Behavioural determination of visual function in the koala (Phascolarctos cinereus)
Schmid, LM, Schmid, KL & Brown, B 1991, Wildlife Research, vol. 18, no. 3, pp. 367-374.
Reduction of vision in koalas was found here to result in significant behavioural changes. Maintaining a minimum level of vision appears necessary for koalas to be able to locate and climb trees, as with severely obstructed vision, captive koalas were not able to reach or climb a nearby tree.
This experiment involved ten male adult koalas housed at Lone Pine Koala Sanctuary. Fabric hoods were designed that systematically reduced the vision of koalas to four different extents. The behaviour of each of the ten koalas wearing each of the four hoods was examined and compared to that without wearing a hood. Reduced vision as a result of the hood was found to have the following effects on koala behaviour: (1) decreasing the number of steps taken per second; (2) increasing the height of the first leglift; (3) increasing the average height of the leglift; (4) decreasing the maximum height of tree climbing; and (5) decreasing the speed of climbing up the tree. Specifically, for (1), number of steps taken per second generally decreased with increasing hood density but, interestingly, step number per second with ‘hood 1’, the lightest material, was higher than step number per second with no hood. Additionally, for (4) and (5), koalas climbed highest and fastest when wearing hood 1.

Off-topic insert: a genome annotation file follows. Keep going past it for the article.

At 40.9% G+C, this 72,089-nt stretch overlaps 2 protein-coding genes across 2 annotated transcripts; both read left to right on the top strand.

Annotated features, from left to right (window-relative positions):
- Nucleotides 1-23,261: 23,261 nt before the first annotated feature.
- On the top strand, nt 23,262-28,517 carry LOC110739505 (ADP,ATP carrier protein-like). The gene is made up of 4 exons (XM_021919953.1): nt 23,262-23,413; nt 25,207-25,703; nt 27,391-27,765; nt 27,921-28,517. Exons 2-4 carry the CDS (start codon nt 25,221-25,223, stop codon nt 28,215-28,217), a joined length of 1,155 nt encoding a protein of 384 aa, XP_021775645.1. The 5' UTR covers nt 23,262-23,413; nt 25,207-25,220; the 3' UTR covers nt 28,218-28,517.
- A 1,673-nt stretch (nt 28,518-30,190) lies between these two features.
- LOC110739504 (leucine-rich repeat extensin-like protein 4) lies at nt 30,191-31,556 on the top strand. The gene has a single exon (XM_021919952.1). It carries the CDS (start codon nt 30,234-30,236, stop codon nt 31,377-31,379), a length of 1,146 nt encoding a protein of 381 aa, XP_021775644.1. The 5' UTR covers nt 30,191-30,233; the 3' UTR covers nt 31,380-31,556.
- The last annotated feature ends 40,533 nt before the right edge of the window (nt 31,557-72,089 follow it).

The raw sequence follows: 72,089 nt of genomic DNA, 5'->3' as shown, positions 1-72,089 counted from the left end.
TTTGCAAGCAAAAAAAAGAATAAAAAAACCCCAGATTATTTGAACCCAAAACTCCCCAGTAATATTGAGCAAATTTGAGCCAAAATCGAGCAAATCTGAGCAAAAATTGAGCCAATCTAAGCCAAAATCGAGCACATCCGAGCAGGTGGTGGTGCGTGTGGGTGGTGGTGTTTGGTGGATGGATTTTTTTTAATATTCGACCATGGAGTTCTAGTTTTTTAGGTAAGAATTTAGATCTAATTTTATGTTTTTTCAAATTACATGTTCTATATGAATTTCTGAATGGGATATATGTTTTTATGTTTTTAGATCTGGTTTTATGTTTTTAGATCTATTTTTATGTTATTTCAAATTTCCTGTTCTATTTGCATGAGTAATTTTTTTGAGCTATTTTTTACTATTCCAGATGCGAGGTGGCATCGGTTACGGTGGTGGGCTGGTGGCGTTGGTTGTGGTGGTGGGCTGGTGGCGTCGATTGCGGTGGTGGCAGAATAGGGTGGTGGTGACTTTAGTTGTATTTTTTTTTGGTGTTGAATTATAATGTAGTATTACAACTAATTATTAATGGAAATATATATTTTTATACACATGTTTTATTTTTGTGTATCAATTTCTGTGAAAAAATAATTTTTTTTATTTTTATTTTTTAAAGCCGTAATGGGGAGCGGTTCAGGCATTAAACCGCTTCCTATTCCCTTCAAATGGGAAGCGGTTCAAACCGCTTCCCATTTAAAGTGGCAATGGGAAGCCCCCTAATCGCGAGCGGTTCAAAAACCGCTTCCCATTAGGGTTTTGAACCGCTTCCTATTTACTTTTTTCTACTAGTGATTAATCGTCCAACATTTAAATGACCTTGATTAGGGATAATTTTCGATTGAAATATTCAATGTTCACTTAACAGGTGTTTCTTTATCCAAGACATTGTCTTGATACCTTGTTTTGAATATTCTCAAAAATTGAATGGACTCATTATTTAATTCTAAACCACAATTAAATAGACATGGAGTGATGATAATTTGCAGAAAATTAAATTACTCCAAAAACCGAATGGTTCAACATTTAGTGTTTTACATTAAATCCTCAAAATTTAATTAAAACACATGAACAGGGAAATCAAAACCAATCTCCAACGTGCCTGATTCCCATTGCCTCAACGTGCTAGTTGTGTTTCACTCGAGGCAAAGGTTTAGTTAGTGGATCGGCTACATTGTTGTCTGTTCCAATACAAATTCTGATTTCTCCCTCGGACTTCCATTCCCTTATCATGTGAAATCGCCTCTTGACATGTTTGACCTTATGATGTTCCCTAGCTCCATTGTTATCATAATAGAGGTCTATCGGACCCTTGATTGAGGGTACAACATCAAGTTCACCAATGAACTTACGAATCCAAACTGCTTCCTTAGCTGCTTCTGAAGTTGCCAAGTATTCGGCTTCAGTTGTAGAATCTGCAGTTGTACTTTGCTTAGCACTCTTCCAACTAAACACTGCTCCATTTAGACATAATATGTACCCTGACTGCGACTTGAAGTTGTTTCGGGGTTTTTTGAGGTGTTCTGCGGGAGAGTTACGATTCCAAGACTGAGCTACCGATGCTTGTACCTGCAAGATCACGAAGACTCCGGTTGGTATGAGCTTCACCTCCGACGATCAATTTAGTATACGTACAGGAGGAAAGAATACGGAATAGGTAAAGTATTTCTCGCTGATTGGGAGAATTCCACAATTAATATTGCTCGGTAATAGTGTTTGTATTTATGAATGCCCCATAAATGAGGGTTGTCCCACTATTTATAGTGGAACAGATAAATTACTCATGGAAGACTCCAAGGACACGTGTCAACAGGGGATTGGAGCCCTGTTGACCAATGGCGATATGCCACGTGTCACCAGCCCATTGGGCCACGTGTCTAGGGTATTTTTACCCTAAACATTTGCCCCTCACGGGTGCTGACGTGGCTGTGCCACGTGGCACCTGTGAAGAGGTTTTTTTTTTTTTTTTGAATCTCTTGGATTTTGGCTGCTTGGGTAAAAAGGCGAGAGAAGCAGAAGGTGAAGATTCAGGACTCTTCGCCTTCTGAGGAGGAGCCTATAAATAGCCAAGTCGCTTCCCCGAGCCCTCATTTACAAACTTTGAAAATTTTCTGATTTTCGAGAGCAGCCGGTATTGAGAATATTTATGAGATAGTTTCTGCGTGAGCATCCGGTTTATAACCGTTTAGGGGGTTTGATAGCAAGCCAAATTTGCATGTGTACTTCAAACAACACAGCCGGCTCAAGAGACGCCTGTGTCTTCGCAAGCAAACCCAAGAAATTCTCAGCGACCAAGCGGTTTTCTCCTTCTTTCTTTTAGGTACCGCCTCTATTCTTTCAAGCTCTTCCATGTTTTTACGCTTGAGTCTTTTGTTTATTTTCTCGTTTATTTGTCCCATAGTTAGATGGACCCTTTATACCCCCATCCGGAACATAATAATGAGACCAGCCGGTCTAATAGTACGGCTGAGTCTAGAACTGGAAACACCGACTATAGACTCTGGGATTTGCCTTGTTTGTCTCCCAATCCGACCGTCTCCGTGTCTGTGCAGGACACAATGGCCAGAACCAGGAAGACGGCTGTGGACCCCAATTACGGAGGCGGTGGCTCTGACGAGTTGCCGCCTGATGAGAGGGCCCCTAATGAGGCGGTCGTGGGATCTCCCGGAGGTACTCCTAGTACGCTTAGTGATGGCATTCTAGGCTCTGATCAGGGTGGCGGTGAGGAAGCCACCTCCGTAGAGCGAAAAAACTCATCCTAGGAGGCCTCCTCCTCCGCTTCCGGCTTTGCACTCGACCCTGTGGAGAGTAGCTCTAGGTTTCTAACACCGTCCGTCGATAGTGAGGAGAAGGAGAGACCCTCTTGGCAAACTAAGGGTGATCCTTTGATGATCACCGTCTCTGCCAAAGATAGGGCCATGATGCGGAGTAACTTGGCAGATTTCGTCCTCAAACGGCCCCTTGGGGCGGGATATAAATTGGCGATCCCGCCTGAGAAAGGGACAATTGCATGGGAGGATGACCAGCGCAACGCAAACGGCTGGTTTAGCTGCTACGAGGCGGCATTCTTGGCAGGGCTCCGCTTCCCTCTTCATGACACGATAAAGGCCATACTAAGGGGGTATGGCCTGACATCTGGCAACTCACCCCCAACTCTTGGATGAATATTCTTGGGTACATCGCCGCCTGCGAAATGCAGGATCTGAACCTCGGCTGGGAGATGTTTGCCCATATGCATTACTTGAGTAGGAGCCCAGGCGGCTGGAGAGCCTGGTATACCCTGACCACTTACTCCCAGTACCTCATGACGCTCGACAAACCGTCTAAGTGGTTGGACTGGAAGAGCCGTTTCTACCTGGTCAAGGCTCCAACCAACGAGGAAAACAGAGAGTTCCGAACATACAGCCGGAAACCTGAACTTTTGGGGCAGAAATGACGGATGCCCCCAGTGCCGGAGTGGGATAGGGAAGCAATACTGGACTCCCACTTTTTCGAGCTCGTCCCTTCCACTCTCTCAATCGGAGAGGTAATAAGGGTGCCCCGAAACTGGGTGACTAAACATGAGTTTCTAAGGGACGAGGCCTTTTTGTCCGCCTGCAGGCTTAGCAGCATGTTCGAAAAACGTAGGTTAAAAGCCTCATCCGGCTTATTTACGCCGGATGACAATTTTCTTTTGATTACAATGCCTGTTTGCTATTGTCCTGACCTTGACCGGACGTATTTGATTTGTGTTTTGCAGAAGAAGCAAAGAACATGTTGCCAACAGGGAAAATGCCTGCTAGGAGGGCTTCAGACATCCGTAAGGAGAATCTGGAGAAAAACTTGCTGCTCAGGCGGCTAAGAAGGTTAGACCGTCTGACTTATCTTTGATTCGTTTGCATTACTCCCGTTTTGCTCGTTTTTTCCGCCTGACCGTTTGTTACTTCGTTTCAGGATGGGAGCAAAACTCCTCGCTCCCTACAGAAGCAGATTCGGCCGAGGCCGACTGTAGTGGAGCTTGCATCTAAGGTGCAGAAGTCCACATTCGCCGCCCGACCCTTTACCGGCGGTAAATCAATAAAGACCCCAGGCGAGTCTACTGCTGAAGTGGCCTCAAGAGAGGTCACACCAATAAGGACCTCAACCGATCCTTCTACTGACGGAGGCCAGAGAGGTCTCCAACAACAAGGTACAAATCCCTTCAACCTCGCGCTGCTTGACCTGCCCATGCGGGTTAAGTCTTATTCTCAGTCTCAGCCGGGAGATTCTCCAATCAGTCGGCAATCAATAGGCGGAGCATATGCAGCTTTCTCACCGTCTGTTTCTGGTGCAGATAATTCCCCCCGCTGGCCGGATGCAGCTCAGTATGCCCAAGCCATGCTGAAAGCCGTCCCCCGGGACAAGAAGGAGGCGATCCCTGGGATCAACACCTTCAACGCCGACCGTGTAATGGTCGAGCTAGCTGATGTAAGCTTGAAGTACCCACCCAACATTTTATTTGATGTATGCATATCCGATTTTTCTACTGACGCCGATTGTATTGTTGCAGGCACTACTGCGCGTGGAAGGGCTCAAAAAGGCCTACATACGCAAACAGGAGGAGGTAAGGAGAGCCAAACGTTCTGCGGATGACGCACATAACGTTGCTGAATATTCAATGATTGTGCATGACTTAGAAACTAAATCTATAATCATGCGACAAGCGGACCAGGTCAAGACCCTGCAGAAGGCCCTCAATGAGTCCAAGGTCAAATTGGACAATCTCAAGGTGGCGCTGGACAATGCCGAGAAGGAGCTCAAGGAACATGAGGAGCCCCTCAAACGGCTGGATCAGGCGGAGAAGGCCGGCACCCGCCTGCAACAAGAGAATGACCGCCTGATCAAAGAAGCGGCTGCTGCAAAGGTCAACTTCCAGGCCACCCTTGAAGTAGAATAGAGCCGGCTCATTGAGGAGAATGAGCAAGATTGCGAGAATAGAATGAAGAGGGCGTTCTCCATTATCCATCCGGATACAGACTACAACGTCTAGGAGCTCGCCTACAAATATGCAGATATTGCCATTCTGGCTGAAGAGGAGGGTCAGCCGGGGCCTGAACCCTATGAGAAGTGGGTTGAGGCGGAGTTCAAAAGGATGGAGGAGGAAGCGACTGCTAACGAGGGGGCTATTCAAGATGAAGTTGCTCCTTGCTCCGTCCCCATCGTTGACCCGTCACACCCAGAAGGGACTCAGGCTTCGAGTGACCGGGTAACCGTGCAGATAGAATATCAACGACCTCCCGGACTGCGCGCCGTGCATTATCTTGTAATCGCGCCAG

Given the general trend observed for behaviours to shift proportionally to the degree of vision lost, it was unexpected that the koalas’ speed on the ground, climbing speed and climbing height peaked when hood 1 was worn. This may be because koalas felt threatened while wearing the hood, resulting in aversive behaviour. It should be noted that, in many ways, the conditions of this experiment did not simulate the natural conditions experienced by wild koalas, and the results must be interpreted with caution.
Due to the experimental limitations of this study, the authors are unable to evaluate whether koalas in the wild are able to adapt to reduced vision. The fact that koalas were observed to adjust their behavior in response to obscured vision, however, is important as ocular chlamydial infection is known to cause bilateral or unilateral loss of vision in wild koalas. Such behavioural changes may contribute to increased mortality in these koalas.
Summarised by Zilong Du
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